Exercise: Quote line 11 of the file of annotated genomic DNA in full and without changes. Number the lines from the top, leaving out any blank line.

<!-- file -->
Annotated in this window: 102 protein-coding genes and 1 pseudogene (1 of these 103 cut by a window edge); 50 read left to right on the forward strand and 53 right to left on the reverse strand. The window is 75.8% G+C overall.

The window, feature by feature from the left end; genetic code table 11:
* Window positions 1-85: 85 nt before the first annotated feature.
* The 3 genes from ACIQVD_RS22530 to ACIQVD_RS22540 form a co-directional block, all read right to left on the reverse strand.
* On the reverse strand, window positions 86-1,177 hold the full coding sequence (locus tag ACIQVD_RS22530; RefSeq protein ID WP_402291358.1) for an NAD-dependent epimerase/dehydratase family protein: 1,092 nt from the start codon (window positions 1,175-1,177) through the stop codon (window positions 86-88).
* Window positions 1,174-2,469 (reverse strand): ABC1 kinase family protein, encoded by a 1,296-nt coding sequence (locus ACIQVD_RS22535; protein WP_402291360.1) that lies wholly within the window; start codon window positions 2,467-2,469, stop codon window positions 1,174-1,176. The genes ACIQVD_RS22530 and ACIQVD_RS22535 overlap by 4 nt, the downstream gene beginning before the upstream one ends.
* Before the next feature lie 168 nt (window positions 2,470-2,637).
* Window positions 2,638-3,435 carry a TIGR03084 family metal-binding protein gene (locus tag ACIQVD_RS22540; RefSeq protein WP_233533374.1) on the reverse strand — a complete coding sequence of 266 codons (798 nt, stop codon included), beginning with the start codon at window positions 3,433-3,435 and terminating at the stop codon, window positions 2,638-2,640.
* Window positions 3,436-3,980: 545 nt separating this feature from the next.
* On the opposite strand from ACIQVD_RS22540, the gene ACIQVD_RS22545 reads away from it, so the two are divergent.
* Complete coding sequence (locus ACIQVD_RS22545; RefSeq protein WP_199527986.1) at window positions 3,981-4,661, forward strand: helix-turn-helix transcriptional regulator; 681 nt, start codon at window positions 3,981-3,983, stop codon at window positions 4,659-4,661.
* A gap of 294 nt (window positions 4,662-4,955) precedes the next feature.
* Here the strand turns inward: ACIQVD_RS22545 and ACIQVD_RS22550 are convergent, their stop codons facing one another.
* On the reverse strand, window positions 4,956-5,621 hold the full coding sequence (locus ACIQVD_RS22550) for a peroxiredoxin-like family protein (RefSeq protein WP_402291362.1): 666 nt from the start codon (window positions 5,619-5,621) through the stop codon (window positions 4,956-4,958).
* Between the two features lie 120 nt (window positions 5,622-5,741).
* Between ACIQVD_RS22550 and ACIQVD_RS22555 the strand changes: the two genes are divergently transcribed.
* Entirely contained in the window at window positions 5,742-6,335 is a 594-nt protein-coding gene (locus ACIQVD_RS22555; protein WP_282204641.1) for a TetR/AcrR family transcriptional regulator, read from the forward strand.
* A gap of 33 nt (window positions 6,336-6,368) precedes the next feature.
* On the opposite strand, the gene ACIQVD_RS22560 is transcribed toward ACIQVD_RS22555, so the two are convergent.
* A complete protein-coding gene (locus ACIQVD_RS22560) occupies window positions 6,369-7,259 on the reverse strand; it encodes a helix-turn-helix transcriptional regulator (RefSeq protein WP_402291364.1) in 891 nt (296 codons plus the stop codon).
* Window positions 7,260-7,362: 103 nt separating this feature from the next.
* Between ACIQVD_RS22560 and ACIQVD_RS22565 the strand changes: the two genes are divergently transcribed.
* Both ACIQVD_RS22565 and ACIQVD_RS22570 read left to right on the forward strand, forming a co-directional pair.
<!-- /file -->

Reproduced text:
* Complete coding sequence (locus ACIQVD_RS22545; RefSeq protein WP_199527986.1) at window positions 3,981-4,661, forward strand: helix-turn-helix transcriptional regulator; 681 nt, start codon at window positions 3,981-3,983, stop codon at window positions 4,659-4,661.